Progress in SDG indicators still not up to the mark: WHO

The report also notes discrepancies in life expectancy among rich and poor nations, men and women and suggests five key actions to improve global health

By DTE Staff
Published: Thursday 04 April 2019
Representational Image. Photo: Flickr
Representational Image. Photo: Flickr Representational Image. Photo: Flickr

The World Health Statistics 2019 Report released on April 4, 2019, just before World Health Day on April 7 shows that while there have been improvements in 24 of the 43 health-related Sustainable Development Goal (SDG) indicators, progress has stalled or worsened for five of the 43 indicators.

Eight of the indicators have targets for 2030, but only two of those indicators are on track. SDG indicators pertaining to the exposure to risk factors show that populations in lower-income countries are less likely to use safe drinking-water. They have less access to clean fuels and technology and therefore have greater exposure to fine particulate matter in cities.

The report is published annually since 2005 by the World Health Organization (WHO) and provides a snapshot of the health status of its 194 member countries. Since 2016, the series has focused on monitoring progress toward the SDGs.

Other than the SDGs, the report also points out that there is an 18.1-year gap in life expectancy between poorest and richest countries. In low-income countries, where services are scarcer, 1 in 41 women dies from a maternal cause, compared with 1 in 3,300 in high-income countries. However, the report also indicates that women outlive men everywhere in the world. 

This is the first time that the report has looked at the health of men and women separately. For the same disease, men seek health care lesser than women. For example, men are less likely than women to take an HIV test, less likely to access antiretroviral therapy and more likely to die of AIDS-related illnesses than women.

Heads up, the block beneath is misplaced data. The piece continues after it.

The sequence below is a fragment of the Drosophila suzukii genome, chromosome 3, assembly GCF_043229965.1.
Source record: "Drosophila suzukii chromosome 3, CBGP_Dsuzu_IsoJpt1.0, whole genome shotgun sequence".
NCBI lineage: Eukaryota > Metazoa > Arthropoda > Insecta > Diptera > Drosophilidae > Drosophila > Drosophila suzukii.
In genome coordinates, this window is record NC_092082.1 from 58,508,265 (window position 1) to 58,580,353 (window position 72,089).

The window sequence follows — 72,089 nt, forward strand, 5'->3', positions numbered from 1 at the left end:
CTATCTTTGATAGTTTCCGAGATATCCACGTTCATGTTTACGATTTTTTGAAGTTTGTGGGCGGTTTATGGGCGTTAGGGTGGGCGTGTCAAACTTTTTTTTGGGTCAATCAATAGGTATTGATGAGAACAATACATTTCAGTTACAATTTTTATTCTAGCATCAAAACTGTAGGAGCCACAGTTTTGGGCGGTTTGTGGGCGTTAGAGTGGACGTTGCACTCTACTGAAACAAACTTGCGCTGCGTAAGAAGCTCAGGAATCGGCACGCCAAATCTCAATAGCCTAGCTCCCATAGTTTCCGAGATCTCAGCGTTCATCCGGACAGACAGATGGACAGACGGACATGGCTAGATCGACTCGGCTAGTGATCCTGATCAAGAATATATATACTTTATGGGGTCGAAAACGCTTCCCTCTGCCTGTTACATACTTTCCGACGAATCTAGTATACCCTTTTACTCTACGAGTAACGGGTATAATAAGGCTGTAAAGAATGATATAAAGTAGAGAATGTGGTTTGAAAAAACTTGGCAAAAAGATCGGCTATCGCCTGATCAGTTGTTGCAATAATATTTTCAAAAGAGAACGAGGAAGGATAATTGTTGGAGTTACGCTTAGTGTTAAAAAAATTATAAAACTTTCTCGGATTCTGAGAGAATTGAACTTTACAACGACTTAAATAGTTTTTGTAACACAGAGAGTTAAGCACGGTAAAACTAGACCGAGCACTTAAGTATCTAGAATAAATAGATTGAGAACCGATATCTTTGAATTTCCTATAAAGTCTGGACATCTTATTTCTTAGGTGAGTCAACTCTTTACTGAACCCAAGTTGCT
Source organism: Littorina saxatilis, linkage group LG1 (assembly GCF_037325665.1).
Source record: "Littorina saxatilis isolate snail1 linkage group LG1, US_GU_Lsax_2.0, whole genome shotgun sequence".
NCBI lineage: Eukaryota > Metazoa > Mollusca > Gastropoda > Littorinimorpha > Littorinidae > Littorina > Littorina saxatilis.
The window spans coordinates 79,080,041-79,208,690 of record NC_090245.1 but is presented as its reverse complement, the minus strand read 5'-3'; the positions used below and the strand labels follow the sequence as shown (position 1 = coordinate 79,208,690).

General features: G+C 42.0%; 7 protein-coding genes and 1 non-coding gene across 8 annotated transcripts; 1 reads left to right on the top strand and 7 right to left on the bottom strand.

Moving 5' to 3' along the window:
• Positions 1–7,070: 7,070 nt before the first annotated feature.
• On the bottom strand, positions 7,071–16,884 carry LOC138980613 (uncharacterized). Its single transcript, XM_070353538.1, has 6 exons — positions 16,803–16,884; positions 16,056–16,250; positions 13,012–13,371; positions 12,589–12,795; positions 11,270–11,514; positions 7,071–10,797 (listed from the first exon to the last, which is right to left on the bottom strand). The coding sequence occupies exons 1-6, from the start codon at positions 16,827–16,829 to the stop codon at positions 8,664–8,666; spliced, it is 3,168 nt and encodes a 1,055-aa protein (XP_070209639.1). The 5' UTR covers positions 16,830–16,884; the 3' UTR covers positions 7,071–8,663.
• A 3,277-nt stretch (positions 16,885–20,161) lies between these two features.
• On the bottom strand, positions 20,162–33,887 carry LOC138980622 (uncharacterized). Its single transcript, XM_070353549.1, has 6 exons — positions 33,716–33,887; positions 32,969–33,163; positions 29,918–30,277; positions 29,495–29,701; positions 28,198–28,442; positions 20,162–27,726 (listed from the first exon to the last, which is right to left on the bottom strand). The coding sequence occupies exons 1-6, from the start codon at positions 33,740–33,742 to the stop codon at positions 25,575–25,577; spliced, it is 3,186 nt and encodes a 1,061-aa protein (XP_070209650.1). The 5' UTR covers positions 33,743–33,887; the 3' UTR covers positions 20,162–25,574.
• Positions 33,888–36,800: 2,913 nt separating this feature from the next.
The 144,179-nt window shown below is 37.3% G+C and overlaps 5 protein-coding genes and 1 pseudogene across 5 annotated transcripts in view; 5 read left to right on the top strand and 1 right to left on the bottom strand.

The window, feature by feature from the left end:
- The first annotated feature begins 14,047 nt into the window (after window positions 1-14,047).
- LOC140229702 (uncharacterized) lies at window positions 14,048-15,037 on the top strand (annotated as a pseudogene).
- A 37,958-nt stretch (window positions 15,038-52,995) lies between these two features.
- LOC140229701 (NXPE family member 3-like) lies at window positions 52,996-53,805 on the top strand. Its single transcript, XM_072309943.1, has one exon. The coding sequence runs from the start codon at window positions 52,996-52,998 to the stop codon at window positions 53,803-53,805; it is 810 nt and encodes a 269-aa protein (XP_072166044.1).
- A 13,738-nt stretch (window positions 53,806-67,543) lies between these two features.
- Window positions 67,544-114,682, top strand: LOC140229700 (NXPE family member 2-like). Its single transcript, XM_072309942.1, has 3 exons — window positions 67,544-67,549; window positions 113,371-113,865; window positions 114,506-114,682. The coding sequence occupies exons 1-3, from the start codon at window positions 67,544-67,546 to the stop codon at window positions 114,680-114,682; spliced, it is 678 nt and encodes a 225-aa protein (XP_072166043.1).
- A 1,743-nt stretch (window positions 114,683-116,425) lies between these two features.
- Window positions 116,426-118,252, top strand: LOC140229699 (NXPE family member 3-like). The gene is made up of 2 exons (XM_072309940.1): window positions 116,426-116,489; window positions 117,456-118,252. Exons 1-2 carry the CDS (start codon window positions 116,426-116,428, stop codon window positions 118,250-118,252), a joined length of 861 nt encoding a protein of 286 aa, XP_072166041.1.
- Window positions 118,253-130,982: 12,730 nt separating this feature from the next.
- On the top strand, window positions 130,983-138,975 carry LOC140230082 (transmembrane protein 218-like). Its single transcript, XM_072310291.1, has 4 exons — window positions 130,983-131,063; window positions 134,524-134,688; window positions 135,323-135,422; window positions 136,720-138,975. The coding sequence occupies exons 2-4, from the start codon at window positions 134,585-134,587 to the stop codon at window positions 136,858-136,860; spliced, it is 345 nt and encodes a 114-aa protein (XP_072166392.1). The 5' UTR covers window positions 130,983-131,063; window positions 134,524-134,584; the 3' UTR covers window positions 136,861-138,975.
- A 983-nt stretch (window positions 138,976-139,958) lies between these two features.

The gap between men’s and women’s life expectancy is narrowest where women lack access to health services. Of the 40 leading causes of death, 33 causes contribute more to reduced life expectancy in men than in women. Even deaths due to suicides are 75 per cent higher in men than in women. Death rates from road injury are more than twice as high in men as in women from age 15, and mortality rates due to homicide are 4 times higher in men than in women.

“Breaking down data by age, sex and income group is vital for understanding who is being left behind and why,” said Tedros Adhanom Ghebreyesus, WHO Director-General. “One of WHO’s triple billion goals is for 1 billion more people to have universal health coverage by 2023,” said Tedros. “This means improving access to services, especially at community level, and making sure those services are accessible, affordable, and effective for everyone — regardless of their gender.”

The report has suggested five key actions to improve health status in the world. It suggests that there is a need to develop policies and programmes that are sensitive to sex and gender. There is a need to invest in data systems for health, including sex disaggregated data.

The report asks countries to build responsive institutions, address upstream influences on health status and use of health services and consider gender differences that are not limited to female disadvantage.

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